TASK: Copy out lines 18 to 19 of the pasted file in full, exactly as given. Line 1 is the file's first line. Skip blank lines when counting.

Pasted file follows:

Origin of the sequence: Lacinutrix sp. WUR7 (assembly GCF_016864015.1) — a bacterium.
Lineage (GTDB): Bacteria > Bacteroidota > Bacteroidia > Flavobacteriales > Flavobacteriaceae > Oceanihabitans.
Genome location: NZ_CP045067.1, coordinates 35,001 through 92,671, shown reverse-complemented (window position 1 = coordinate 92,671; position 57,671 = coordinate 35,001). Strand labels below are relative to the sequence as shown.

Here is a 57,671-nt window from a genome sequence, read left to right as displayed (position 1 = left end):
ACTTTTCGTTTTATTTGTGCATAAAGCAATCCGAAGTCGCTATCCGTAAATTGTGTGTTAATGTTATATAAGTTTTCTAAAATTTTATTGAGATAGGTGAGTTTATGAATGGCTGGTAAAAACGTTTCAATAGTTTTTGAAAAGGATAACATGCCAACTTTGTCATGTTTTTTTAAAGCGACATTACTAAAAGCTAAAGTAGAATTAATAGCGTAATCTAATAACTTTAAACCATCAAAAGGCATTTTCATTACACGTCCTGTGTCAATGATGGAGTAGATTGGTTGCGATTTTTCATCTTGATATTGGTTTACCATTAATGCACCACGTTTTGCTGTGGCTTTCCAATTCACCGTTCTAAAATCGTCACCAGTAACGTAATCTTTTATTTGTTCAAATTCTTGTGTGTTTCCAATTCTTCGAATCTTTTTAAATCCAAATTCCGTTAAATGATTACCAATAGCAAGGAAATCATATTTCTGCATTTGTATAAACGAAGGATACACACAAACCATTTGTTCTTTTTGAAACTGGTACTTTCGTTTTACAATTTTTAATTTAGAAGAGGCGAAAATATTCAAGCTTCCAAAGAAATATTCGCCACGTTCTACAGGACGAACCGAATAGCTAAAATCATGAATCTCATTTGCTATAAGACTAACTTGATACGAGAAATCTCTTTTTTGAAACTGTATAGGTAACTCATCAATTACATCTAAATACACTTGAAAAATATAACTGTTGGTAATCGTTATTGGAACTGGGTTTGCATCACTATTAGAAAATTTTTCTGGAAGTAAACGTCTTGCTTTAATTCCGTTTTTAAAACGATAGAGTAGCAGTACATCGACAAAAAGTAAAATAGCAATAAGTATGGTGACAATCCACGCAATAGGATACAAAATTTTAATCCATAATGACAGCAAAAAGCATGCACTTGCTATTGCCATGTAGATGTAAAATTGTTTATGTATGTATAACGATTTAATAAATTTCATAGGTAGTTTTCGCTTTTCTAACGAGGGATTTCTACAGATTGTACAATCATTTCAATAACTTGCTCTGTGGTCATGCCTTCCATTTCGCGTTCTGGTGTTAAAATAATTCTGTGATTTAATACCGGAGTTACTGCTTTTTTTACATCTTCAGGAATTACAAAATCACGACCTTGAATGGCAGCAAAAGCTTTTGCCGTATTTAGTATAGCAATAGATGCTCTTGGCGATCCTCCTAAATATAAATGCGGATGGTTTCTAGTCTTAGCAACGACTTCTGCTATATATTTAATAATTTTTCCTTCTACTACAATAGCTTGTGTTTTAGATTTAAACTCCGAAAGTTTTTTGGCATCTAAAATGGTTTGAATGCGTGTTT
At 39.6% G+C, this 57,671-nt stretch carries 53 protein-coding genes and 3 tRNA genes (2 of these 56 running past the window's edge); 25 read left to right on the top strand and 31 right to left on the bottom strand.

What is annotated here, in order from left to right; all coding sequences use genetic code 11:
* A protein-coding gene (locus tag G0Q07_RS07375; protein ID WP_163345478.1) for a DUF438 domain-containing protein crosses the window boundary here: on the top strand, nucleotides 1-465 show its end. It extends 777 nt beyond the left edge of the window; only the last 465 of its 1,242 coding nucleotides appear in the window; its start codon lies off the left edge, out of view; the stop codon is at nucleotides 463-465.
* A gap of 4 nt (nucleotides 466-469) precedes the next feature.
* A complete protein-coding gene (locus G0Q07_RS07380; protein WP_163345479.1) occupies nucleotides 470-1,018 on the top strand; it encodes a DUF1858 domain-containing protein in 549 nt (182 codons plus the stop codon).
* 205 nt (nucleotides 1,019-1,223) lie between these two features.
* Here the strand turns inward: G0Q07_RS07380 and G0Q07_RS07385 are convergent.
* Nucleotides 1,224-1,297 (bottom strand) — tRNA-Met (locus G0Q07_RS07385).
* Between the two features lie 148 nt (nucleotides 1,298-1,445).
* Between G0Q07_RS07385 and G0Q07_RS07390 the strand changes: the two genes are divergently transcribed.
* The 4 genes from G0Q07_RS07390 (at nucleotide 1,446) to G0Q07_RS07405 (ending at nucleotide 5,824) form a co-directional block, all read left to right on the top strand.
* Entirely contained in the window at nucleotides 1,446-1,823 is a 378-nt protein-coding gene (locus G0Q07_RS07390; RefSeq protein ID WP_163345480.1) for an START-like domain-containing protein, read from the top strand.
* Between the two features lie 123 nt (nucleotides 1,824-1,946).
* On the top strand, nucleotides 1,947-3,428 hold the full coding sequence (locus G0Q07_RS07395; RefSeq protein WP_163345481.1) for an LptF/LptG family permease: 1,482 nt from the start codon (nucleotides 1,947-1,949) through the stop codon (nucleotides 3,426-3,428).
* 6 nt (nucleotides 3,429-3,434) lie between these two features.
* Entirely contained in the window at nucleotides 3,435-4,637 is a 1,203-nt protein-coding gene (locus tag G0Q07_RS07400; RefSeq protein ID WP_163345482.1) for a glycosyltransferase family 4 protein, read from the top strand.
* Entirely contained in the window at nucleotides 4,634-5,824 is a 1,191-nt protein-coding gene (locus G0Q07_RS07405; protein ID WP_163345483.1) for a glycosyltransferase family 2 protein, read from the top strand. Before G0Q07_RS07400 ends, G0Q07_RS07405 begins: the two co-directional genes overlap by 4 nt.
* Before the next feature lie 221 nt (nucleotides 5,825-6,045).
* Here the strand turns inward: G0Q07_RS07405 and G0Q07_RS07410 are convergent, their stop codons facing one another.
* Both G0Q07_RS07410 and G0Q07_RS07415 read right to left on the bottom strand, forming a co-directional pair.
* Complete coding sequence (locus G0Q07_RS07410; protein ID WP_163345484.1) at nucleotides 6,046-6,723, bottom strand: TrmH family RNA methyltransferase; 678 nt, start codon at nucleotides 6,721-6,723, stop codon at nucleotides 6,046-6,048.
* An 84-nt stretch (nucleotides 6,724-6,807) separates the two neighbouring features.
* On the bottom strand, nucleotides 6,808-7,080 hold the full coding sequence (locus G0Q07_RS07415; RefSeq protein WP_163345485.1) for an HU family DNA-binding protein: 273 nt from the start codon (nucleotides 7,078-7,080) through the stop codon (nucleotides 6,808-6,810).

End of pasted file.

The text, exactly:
* Between the two features lie 123 nt (nucleotides 1,824-1,946).
* On the top strand, nucleotides 1,947-3,428 hold the full coding sequence (locus G0Q07_RS07395; RefSeq protein WP_163345481.1) for an LptF/LptG family permease: 1,482 nt from the start codon (nucleotides 1,947-1,949) through the stop codon (nucleotides 3,426-3,428).